Of course it was OK! In fact, I was stunned. He hadn’t come to berate me for breaking the rules. He had come all the way through the crowd to try to help me take my picture. He actually cared that I would have a good time and get what I wanted out of the experience. I had never imagined that museum staff saw their job as helping visitors enjoy themselves rather than protecting the museum from those visitors.
Lesson 3: Working in a museum is not just about objects and scholarship. It can also be about the visitors’ experience and sharing the museum with them.
These brief experiences in the summer of 1970 didn’t immediately cause me to change my career plans. I continued to teach college physics, although the next year I read madly about navigation and astronomy and created a course called “Stars, Clocks, and Men” to share my new knowledge. Then three years later the occasion arose to do some temporary work at a science museum, the Lawrence Hall of Science in Berkeley, California. Armed with my new enthusiasm for what museums could do and my new perception of the role of staff in these institutions, I took the opportunity. Soon I was working on my first exhibition. It was called Star Games and was about how telescopes worked. The inspiration for that entire exhibition was the dial-a-telescope device in London. Half a dozen other sciences centers around the world later made replications of Star Games. I have now been working in museums for 35 years. I’ve little doubt that those few days of visits to museums and historic sites in England, 38 years ago, made the major change in my perception of the field.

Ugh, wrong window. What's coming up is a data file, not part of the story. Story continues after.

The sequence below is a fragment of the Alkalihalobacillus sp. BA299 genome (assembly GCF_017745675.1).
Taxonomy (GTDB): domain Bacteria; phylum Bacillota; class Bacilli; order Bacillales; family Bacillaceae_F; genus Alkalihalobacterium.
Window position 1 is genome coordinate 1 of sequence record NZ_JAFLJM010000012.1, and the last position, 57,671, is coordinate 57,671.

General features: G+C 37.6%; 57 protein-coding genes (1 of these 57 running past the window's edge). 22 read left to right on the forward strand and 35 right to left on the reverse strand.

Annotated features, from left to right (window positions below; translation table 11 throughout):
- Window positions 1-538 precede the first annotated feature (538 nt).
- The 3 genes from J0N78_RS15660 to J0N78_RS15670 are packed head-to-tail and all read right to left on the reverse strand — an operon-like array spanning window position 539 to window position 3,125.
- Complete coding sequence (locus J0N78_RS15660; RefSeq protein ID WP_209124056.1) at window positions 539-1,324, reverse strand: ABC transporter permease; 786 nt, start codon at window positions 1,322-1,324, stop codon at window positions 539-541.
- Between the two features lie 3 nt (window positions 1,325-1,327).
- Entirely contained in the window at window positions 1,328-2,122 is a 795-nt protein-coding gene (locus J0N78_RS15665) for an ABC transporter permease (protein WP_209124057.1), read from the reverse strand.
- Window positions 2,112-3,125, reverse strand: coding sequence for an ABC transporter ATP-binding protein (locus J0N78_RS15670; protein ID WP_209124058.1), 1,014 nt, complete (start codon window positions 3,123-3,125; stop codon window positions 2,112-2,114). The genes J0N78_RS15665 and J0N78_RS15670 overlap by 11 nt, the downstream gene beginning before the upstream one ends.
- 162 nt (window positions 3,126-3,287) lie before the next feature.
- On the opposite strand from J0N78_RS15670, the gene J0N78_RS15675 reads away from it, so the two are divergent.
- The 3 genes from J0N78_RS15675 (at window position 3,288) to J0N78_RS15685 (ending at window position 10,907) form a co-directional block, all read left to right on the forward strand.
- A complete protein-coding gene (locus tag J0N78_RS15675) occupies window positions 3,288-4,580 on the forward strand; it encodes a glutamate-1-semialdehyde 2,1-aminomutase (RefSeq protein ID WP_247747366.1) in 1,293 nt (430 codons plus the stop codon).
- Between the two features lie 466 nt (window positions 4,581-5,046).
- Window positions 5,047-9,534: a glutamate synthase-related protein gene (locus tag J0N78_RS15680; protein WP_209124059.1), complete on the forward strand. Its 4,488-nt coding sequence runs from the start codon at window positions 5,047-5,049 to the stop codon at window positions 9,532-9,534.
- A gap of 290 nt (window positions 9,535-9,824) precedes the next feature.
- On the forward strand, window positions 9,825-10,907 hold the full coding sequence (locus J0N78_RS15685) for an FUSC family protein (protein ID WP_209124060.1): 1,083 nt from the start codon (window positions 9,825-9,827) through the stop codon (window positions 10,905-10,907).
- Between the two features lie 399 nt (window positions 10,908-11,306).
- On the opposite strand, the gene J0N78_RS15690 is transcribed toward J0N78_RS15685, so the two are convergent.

This essay is based on an article that originally appeared in the Journal of Museum Education, Vol. 26, No. 3 (Fall 2001), pp. 10–12. Reprinted with permission of the Museum Education Roundtable (www.mer-online.org). Copyright 2001. All rights reserved.
Photo credit: Van de Graaff generator, courtesy of Museum of Science, Boston, Massachusetts.